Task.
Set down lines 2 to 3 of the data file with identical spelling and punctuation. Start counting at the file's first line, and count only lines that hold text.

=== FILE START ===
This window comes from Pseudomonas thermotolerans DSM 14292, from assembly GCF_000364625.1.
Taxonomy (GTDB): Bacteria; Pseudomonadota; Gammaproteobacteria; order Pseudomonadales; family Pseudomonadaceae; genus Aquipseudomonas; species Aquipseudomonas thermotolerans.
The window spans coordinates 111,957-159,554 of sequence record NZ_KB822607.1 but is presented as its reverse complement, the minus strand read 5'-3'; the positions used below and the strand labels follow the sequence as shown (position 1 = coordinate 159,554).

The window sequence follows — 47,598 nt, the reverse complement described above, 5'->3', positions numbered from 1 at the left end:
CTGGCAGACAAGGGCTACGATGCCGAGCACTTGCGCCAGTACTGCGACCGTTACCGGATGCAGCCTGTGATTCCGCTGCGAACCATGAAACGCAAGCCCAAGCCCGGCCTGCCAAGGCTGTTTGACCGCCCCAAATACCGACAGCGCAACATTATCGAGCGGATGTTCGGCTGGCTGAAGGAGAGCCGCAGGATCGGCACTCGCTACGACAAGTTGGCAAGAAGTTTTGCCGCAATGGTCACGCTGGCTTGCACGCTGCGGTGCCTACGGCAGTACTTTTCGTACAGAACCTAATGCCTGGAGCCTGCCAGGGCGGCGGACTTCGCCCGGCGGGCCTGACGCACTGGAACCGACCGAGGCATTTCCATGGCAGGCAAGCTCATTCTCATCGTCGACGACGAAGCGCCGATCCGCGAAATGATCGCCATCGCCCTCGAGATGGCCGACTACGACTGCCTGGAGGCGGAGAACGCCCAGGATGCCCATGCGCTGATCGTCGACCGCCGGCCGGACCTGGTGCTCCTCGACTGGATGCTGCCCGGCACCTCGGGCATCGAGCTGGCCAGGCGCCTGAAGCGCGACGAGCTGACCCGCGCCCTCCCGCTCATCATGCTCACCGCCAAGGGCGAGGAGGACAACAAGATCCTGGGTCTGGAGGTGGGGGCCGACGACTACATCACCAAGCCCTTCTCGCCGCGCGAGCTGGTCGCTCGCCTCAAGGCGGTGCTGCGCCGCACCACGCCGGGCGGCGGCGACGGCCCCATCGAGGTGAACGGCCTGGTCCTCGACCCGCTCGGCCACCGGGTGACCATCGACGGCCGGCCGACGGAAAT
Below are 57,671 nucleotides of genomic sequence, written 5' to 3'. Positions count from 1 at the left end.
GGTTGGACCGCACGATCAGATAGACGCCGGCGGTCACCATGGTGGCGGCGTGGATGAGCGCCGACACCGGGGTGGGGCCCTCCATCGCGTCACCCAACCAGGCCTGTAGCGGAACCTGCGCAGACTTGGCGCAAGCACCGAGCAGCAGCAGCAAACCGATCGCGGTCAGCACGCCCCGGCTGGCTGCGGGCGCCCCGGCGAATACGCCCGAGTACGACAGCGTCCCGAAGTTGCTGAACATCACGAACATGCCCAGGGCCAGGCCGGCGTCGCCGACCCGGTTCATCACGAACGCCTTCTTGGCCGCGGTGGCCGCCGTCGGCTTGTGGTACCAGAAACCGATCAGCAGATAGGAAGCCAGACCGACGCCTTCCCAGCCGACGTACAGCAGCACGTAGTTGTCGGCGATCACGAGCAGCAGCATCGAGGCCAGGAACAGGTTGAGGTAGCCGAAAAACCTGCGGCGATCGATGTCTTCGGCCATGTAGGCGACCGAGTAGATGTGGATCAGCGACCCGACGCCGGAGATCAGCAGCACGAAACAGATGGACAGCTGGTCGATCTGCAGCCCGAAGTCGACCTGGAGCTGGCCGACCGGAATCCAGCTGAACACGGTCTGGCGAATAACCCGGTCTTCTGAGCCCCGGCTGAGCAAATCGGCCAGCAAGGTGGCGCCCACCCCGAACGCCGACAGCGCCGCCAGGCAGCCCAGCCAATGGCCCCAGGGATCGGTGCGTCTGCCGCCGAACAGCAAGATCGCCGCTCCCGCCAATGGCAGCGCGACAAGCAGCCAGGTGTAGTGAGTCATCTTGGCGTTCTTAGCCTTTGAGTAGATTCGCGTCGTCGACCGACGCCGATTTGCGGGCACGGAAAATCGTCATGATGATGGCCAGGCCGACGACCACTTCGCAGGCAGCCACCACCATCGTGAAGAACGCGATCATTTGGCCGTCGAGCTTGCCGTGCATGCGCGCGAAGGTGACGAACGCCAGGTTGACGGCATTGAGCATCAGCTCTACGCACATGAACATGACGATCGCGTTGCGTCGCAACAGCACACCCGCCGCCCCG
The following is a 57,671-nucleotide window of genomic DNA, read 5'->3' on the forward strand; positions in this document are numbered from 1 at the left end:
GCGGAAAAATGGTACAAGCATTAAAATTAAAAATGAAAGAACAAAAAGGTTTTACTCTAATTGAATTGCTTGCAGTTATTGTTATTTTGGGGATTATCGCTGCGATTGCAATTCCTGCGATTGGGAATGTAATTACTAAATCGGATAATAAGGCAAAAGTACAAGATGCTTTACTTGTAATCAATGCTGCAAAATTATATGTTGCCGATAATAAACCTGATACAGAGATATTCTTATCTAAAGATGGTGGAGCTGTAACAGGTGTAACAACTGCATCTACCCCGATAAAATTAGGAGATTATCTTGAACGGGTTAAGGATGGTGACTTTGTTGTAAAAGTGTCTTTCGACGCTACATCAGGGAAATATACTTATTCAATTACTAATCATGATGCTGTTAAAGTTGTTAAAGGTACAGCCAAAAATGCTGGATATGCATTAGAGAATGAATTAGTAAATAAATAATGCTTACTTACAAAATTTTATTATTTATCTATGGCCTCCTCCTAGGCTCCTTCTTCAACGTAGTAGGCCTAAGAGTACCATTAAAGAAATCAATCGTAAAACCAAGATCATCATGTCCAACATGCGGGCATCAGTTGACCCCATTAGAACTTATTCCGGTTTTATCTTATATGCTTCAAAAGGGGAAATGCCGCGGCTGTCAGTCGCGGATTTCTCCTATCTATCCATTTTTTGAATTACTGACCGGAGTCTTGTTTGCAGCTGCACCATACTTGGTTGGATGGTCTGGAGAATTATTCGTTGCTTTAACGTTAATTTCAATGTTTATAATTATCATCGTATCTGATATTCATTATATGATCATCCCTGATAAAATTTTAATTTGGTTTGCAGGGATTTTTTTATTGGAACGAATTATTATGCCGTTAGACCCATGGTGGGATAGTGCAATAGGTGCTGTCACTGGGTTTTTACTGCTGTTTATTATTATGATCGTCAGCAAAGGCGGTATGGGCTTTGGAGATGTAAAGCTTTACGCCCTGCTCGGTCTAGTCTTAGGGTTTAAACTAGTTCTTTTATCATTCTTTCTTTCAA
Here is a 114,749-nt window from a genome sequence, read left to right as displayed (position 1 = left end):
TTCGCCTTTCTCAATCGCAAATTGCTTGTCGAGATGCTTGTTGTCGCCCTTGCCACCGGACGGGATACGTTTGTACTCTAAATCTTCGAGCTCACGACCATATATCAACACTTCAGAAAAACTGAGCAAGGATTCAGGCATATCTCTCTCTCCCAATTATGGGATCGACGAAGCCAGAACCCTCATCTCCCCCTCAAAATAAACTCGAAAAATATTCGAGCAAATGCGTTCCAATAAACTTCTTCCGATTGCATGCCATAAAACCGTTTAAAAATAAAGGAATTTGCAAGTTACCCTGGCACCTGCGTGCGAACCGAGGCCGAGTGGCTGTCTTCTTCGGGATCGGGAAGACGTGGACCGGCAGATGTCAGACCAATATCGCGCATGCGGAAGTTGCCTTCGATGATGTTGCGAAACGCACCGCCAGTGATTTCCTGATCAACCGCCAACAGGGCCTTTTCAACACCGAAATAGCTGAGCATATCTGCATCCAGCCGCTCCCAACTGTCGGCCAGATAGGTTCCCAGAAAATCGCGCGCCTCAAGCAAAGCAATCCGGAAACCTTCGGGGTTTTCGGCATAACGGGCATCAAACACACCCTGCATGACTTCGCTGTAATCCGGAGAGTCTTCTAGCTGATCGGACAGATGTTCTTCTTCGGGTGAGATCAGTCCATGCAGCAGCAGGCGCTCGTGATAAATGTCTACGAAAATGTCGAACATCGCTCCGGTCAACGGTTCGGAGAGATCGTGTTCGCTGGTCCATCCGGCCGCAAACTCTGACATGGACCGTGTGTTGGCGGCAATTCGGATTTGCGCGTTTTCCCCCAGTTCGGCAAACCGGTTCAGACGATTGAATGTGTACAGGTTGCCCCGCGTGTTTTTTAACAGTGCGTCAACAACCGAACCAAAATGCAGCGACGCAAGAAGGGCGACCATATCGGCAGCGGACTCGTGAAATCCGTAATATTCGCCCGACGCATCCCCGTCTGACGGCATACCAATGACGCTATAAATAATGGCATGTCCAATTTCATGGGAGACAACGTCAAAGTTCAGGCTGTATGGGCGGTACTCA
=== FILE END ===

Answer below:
Taxonomy (GTDB): Bacteria; Pseudomonadota; Gammaproteobacteria; order Pseudomonadales; family Pseudomonadaceae; genus Aquipseudomonas; species Aquipseudomonas thermotolerans.
The window spans coordinates 111,957-159,554 of sequence record NZ_KB822607.1 but is presented as its reverse complement, the minus strand read 5'-3'; the positions used below and the strand labels follow the sequence as shown (position 1 = coordinate 159,554).